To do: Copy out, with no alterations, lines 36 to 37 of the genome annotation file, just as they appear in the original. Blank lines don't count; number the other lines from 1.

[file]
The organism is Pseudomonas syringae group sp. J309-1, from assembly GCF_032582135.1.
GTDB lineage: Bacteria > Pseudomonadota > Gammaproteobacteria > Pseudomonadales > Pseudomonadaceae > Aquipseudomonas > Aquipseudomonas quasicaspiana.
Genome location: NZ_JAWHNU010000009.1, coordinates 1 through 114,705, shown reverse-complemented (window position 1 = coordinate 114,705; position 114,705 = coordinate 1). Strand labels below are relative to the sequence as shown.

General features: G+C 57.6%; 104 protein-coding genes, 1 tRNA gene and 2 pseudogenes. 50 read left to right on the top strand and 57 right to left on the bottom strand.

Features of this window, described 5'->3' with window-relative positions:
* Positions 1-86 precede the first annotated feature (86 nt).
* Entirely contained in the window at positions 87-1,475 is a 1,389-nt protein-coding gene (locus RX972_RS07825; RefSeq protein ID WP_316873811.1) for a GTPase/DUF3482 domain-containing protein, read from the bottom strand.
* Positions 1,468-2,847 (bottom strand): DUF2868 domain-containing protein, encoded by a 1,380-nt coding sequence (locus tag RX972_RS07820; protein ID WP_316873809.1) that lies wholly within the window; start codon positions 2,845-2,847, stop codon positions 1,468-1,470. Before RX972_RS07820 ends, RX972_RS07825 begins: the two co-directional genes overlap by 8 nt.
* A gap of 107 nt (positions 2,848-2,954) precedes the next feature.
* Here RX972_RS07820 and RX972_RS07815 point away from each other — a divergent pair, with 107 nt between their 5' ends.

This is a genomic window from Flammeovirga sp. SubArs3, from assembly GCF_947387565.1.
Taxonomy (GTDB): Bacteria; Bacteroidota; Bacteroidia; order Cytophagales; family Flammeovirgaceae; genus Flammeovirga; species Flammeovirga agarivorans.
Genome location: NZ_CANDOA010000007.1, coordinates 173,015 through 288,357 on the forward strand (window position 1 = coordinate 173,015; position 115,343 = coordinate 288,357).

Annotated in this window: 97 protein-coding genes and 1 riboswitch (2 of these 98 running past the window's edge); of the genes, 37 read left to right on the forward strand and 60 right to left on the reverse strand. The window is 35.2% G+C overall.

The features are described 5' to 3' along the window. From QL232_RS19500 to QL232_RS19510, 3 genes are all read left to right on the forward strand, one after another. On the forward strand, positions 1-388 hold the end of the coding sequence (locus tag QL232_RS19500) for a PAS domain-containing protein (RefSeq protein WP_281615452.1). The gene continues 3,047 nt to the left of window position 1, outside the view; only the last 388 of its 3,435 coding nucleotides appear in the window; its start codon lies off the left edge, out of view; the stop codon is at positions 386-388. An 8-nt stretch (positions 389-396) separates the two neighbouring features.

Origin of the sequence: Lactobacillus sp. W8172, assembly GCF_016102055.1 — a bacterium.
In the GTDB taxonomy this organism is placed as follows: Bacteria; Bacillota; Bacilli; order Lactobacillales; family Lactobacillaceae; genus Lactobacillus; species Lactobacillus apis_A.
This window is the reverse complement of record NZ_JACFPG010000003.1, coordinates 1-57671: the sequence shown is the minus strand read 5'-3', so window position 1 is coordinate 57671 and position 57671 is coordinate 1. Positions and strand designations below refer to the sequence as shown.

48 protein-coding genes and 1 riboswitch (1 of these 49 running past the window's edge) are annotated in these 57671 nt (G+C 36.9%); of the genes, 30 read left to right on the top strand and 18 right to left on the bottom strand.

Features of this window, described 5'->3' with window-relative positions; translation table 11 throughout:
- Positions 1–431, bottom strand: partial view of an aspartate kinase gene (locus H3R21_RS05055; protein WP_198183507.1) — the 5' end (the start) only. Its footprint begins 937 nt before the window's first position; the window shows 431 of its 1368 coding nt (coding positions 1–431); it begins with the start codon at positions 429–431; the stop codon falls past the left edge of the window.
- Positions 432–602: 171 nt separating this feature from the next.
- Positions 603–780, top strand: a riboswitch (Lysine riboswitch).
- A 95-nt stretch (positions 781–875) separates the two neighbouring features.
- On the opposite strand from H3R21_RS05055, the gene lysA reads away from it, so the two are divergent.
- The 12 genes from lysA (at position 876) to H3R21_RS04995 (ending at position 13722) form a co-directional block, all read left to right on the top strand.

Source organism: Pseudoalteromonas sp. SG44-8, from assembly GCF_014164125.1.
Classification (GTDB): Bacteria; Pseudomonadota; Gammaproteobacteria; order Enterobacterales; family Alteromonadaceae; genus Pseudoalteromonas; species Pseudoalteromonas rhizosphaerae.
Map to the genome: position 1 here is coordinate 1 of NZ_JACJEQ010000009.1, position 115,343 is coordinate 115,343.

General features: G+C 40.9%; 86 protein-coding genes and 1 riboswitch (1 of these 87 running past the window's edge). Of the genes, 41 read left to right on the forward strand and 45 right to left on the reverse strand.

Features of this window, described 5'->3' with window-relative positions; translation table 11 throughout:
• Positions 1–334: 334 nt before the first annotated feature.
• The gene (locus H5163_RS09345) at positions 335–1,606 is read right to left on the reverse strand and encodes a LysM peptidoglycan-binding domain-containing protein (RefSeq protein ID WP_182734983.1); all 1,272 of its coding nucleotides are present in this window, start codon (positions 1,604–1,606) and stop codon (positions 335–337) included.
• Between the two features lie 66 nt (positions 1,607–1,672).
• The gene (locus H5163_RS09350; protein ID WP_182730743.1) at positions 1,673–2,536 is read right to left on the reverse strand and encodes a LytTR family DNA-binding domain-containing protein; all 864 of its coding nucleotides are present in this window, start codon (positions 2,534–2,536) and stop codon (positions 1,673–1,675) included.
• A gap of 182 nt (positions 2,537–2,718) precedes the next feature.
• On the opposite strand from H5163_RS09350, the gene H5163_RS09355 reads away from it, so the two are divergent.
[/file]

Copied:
• A gap of 182 nt (positions 2,537–2,718) precedes the next feature.
• On the opposite strand from H5163_RS09350, the gene H5163_RS09355 reads away from it, so the two are divergent.